On Your Side: What you need to know about the I-20 lane shift
AUGUSTA, Ga. (WRDW/WAGT) - If you’re one of the many people driving over the I-20 bridge regularly, get ready for another lane shift.
The traffic change is coming just in time for hundreds of people new to the area to start driving on the interstate.
Before drivers see the final product of six large lanes, the eastbound half of the construction project is about to start, and all eyes are needed on the road in the next few weeks.
With a bridge that sees 60,000 to 70,000 cars a day, construction crews are working early mornings and late nights to answer the question, how long will this last?
Kyle Collins is with the Georgia Department of Transportation, GDOT. He said, “Freight traffic is moving our economy. That is an extra challenge. And that’s really why we’re building a project like this not only for safety, but to meet the demands of the modern traffic and traffic volumes.”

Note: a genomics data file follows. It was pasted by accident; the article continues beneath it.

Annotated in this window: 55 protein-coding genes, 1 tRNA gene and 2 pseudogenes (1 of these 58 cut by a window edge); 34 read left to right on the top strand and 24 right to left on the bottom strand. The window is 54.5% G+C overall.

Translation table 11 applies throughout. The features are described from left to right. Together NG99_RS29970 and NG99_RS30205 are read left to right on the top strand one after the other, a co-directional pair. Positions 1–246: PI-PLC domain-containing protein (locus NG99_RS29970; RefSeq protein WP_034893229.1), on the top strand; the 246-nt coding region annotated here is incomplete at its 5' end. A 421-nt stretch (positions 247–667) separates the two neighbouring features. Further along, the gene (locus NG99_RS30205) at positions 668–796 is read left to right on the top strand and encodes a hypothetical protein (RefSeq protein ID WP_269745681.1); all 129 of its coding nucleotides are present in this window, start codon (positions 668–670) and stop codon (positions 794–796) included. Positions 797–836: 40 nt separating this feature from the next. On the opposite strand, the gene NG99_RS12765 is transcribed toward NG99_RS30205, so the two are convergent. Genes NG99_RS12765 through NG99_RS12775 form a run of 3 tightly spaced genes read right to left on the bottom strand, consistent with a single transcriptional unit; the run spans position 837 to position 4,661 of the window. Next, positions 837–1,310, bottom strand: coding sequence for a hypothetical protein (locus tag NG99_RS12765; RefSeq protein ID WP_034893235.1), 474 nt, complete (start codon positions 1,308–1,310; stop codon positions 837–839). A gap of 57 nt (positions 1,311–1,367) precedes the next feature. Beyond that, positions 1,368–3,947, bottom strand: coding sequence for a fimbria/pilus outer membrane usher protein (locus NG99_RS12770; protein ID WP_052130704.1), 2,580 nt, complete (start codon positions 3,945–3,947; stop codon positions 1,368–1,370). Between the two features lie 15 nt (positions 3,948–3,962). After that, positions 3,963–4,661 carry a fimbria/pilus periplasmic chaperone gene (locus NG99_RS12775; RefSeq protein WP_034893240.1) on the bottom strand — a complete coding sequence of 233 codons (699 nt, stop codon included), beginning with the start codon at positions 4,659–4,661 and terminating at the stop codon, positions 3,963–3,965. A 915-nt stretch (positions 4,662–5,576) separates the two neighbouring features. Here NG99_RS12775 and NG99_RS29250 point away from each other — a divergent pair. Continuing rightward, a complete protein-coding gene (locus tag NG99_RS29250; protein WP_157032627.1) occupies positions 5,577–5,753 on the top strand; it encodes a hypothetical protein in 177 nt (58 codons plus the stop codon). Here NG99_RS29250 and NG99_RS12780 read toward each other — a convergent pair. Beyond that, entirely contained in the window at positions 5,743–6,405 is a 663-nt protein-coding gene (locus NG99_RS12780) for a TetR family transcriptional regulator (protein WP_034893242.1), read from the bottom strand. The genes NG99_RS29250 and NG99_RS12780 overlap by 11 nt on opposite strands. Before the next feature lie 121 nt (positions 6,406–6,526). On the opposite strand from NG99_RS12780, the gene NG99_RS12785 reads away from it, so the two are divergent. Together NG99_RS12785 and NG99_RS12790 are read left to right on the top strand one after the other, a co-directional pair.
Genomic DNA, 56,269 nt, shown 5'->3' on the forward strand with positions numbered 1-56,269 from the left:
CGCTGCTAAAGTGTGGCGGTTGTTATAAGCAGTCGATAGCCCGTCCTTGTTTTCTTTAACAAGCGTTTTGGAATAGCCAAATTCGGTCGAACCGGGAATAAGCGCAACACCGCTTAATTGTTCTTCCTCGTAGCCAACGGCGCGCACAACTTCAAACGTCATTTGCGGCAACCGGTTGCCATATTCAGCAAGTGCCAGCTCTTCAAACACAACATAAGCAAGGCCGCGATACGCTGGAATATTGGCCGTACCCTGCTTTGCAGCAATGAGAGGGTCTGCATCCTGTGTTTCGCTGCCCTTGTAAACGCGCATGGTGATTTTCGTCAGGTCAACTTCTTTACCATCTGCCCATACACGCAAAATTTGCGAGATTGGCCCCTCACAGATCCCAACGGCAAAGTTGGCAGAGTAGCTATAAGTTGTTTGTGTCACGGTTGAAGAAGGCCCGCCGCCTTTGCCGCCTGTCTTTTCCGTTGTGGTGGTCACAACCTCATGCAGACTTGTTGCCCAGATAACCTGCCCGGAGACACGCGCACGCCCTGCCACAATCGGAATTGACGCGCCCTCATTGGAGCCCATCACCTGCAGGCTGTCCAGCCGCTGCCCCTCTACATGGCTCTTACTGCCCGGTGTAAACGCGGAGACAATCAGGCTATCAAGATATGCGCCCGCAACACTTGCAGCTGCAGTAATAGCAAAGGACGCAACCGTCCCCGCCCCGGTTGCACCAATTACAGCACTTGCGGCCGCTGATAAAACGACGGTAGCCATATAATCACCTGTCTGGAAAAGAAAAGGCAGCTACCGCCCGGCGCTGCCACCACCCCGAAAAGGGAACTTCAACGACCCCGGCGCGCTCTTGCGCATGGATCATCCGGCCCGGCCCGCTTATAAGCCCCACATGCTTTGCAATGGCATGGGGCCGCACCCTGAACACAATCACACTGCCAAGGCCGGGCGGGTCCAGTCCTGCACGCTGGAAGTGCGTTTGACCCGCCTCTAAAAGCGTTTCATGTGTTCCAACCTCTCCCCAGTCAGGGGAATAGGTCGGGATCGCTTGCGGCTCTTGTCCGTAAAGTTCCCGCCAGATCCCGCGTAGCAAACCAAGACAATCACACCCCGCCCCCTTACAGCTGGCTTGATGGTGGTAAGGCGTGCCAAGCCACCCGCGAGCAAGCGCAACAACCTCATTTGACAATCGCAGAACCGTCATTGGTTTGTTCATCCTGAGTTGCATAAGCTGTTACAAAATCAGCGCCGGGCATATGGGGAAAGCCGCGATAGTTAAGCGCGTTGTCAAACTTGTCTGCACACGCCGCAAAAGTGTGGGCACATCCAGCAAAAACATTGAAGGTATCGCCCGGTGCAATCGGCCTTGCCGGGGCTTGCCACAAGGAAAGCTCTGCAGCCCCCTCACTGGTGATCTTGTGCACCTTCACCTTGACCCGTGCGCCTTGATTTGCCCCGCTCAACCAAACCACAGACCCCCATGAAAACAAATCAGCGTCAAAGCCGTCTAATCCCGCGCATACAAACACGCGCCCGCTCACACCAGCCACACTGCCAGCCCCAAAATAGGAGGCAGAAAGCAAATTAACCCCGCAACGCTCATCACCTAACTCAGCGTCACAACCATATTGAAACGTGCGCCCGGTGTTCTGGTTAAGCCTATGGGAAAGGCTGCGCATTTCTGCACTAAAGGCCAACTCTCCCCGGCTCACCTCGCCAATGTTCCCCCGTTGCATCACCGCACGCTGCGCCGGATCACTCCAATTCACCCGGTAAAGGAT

For westbound, striping is finalized, barriers have been removed, and safety guards are in place for those new lanes drivers are on.
“Drivers are traveling on brand new construction, brand new bridges and pavement from Exit 1 and west Martintown, leading to the Georgia Welcome Center, also a new ramp at the welcome center,” said Collins.
Within the next two weeks, work on the eastbound side of the bridge will begin, and lane shifts will change for eastbound drivers.
“The old bridges over the canal and the Savannah River has to be reconstructed,” he said. “That’s going to serve each valve so we can rebuild Augusta Canal Savannah River on that side.”
GDOT says if drivers would drive the speed limit at 55, it will reduce the danger of new changes to westbound.
“It goes back to that speed reduction. If you’re driving the proper speed limit and expecting changes, everyone will be safe in that area,” said Collins.
Masters is in less than two weeks, so these changes will happen before the end of March.
GDOT says the most important thing you can do is prepare yourself to slow down so that everyone makes it home at night, including the workers who are on the sides of the road.
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